Rosalind C. Morris | Euronews Podcast | March 18, 2021

As you are reading this, thousands of people are scavenging for gold in the world’s deepest abandoned mines of South Africa working as zama zama, clandestine miners. For some of them, there is no other choice: their families would not have a present, nor a future, otherwise. But for others, this dangerous choice entails unrestricted freedom and the possibility of being the makers of their own destiny. After all, miners bringing home the big bucks are the envy of all their peers. In the last two episodes of Cry Like a Boy – a podcast dedicated to exploring the pressures linked to “being a man” – you heard the stories of the brothers of darkness from Lesotho. Men who are willing to put their lives at risk underground to put bread on the table for their loved ones. We believe these forgotten stories push to the extreme a certain kind of pressure that almost everyone feels around the world: the pressure of being a breadwinner.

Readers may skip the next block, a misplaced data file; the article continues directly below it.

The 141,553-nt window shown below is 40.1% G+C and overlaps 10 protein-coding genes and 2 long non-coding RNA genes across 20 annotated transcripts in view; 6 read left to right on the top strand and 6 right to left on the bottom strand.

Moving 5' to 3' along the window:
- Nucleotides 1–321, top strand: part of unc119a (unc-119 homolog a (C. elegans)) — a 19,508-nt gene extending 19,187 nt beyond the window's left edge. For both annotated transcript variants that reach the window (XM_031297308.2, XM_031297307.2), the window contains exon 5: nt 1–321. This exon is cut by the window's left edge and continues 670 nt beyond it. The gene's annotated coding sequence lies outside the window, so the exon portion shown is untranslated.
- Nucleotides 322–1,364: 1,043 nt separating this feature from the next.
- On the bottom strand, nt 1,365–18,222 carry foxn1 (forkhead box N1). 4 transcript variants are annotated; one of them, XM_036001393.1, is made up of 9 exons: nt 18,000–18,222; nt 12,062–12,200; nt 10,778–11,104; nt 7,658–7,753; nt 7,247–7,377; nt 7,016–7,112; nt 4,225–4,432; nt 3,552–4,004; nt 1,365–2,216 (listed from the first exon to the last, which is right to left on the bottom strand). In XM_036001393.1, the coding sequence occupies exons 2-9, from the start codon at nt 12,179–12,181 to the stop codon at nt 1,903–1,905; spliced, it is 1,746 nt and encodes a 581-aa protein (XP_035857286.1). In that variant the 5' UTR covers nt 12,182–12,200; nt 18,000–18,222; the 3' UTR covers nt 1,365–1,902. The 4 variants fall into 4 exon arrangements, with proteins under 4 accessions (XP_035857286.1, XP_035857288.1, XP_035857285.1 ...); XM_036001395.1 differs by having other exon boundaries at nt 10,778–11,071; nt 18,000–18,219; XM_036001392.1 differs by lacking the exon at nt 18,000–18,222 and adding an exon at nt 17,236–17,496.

During episodes 11 and 12 of Cry Like a Boy, we sit down for a moment of reflection and talk about the unknown world of the zama zama with two guests: Mpiwa Mangwiro, who has explored the social consequences of the extractive industry in South Africa in her role as Advocacy Specialist for MenEngage Africa Alliance; and Rosalind Morris, an award-winning anthropologist who has launched a project devoted to the zama zama, featuring a documentary and several short films.

Originally published by Euronews. Listen to the discussion here